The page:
News Article | February 23, 2017
"Mutations are part of life. They are mistakes in a gene like typos in a text message," said Watanabe-Smith, a postdoctoral fellow with the OHSU Knight Cancer Institute. "But which mutations cause cancer? That's the real question. And this problem is impossible to understand without a strong model system to test those mutations." Watanabe-Smith's research, published today in the journal Oncotarget, sought to better understand one "typo" in a standard leukemia assay, or test. While studying cancer biology and completing his doctorate in the lab of Brian Druker, M.D., at the OHSU Knight Cancer Institute, Watanabe-Smith encountered a new problem: an issue with the model system itself. "When I was sequencing the patient's DNA to make sure the original, known mutation is there, I was finding additional, unexpected mutations in the gene that I didn't put there. And I was getting different mutations every time," said Watanabe-Smith. He decided to formally study this phenomenon with his lab advisers, who included Druker; Cristina Tognon, Ph.D., scientific director, Druker lab; and Anupriya Agarwal, Ph.D., assistant professor of hematology & medical oncology, OHSU School of Medicine; researcher with the OHSU Knight Cancer Institute, all co-authors on the paper. "Kevin and team would sequence the DNA, just to make sure the mutation's still there, and in that process they would pick up additional mutations that we didn't put there in the gene we were looking at," said Tognon. "After we saw this in several cases we knew it was worth further study." His initial research, identifying and characterizing a growth-activating mutation in a patient with T-cell leukemia, was first published last April in the journal Leukemia. The research published today was focused on better understanding the lab's model system, to ensure that future researchers trying to identify cancer-causing mutations are using accurate and reproducible methods. Their research investigates a common cell line assay, used since the 1980's, to detect which mutations are important in driving leukemia and other cancers. They found this assay is prone to a previously unreported flaw, where the cells, called Ba/F3 cells, can acquire additional mutations. "The potential impact is that a non-functional mutation could appear functional, and a researcher could publish results that would not be reproducible," Watanabe-Smith said. "Then we had the question: 'Did the cells transform because of a mutation the patient had, or did they transform because these new mutations they managed to pick up somewhere?'" Ultimately, he says, the research team recommends an additional step in the Ba/F3 assay (sequencing outgrown cell lines) to improve reproducibility of future results. While the results urge further research, the message to scientific community is clear: There seems to be more potential for problems than previously anticipated in this standard assay. "We're using this method to advance our understanding of patients' cancers. I now have a better idea of what may be contributing to this patient's leukemia and potentially what drugs could be used to control it. It will hopefully help the next person with the same mutation," Watanabe-Smith said. Particulars: Watanabe-Smith is an Achievement Rewards for College Scientists (ARCS) scholar. Druker is a Howard Hughes Medical Institute Investigator.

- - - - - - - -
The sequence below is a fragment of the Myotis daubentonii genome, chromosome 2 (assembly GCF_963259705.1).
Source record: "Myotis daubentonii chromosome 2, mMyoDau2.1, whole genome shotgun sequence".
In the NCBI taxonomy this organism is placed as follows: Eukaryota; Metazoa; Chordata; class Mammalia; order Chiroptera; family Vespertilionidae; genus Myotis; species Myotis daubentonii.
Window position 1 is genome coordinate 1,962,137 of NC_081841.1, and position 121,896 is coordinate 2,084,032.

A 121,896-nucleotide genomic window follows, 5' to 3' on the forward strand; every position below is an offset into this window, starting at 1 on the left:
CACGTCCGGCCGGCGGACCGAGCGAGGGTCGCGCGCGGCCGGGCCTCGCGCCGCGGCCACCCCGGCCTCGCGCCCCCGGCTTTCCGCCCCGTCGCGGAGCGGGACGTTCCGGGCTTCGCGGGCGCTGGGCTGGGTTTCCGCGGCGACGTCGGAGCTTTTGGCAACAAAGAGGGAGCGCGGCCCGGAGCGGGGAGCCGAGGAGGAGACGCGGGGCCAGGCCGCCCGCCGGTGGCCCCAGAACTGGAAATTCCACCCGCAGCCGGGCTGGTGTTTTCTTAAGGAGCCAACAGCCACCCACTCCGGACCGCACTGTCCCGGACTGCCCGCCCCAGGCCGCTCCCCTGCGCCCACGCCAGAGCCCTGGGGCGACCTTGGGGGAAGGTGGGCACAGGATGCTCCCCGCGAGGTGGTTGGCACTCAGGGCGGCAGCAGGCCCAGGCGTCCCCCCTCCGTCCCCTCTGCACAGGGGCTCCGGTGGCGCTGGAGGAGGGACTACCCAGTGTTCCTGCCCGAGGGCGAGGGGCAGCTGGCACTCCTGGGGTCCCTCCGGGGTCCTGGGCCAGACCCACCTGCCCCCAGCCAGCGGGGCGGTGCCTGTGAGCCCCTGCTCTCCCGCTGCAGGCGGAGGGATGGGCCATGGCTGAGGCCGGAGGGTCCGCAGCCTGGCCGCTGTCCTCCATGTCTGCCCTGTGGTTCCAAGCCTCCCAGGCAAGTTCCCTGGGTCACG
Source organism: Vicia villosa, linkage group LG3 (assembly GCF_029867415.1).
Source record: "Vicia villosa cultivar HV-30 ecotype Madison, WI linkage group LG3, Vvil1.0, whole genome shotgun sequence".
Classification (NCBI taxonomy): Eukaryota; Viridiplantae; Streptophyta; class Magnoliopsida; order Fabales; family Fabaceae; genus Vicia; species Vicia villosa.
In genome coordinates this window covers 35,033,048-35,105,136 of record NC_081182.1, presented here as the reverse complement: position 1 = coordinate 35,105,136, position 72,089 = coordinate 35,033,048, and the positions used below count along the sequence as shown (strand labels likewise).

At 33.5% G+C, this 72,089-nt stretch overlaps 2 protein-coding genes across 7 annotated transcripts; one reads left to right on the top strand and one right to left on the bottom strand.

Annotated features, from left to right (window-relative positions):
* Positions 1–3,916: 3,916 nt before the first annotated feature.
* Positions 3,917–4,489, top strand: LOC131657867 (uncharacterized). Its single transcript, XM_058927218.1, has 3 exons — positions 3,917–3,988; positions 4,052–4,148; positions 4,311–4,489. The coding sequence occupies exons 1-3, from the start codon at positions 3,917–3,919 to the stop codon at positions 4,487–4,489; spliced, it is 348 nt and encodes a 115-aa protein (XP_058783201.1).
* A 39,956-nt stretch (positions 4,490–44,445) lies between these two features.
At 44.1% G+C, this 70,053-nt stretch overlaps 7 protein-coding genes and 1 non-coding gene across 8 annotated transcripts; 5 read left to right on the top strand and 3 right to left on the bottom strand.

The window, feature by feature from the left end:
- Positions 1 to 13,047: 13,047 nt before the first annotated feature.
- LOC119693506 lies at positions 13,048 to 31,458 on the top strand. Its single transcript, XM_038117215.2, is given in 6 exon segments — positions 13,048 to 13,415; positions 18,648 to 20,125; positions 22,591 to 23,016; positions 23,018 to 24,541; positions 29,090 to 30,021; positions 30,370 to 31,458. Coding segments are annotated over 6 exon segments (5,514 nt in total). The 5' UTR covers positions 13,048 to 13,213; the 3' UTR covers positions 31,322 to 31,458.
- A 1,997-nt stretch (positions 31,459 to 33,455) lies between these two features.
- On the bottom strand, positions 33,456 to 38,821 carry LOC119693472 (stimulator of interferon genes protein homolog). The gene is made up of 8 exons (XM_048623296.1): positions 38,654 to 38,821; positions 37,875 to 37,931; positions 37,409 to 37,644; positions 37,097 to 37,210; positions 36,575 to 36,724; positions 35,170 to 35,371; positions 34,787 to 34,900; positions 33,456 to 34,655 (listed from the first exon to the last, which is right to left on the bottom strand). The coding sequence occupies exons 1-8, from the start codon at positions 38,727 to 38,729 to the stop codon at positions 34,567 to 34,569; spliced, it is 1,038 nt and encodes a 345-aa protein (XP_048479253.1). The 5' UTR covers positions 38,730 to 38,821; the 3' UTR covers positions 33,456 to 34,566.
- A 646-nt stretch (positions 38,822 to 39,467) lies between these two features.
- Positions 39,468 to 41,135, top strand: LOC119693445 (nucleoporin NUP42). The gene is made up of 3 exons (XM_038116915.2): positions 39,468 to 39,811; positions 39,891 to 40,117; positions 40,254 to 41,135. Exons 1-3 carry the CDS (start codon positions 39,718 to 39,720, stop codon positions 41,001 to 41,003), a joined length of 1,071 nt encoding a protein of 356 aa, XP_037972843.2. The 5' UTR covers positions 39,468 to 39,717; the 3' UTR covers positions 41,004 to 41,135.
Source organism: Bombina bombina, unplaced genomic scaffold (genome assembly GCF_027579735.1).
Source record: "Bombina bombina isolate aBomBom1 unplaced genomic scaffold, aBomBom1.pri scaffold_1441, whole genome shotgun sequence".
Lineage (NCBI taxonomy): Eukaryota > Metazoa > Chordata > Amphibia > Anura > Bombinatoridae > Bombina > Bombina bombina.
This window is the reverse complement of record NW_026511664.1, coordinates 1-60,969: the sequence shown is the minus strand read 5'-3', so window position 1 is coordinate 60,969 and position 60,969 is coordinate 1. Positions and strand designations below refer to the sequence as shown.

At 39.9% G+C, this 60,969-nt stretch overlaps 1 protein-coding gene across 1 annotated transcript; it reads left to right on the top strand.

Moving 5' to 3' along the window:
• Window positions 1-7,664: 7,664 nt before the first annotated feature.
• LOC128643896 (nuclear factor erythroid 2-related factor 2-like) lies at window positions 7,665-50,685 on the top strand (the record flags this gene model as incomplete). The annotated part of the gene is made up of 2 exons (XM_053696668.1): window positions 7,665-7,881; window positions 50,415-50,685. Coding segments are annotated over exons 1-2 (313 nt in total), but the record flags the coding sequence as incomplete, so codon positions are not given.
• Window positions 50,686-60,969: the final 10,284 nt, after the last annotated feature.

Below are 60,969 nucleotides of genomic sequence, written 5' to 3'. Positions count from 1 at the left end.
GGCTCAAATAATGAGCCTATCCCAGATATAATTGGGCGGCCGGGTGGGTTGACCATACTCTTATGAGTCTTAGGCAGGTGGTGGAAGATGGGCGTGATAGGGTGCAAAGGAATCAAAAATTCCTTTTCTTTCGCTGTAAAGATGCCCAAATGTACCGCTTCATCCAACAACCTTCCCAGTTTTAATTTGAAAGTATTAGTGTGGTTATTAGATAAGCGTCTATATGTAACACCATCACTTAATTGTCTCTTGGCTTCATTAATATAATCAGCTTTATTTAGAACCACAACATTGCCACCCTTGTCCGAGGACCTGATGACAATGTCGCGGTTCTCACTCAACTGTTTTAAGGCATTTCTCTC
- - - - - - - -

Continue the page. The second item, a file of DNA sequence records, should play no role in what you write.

News Article | February 25, 2017
A research conducted by scientists at the Oregon Health and Science University (OHSU) has led to a shocking discovery. The research has conclusively proven that antibiotics which are prescribed to patients diagnosed with Cystic Fibrosis (CF), can eventually cause kidney infections and even permanent hearing loss. CF is a disease which affects both the lungs and the digestive systems. It is known to afflict more than 30,000 people in the U.S. alone while another 70,000 suffer from it worldwide. The latest study was led by Angela Garinis and co-authored by Peter Steyger. The research posits that rather than prescribing the antibiotics for CF, doctors should instead find an alternate solution for respiratory issues. If the patient is responsive to the other classes of antibiotics, then it is better to prescribe those and not the CF antibiotics. The study conclusively proves that patients treated with other drugs show less toxins in the body which affect the kidney and the ear compared to those who are on the aminoglycoside antibiotics. "Preventing or ameliorating the effects of permanent [hearing loss] is crucial for patients with CF who already have a significantly compromised quality of life due to the disease," surmisedthe authors. To reach these conclusions, scientists had to first conduct a study consisting of 81 CF patients who were within 15 to 63 years old. These patients were then divided into four groups depending on the cumulative dosage of the aminoglycoside antibiotics that were administered intravenously. After some research it was found that the two groups taking the highest dosage of the antibiotics were 4.79 percent more likely to suffer from hearing loss than the other two groups. Previous research such as this had also established the harmful effects of the aminoglycoside antibiotic, but this is the only study where the cumulative exposure throughout the patient's life has also been taken into account. Furthermore, these findings indicate that it is essential for physicians to constantly monitor hearing in a CF patient who is being treated with antibiotics. The results may be a cause for worry for patients suffering from CF. It is advisable that the next time you visit the physician, make sure he also checks your ears and kidneys for any signs of damage. The results of the study have been published in the Feb. 23 issue of Journal of Cystic Fibrosis. © 2017 Tech Times, All rights reserved. Do not reproduce without permission.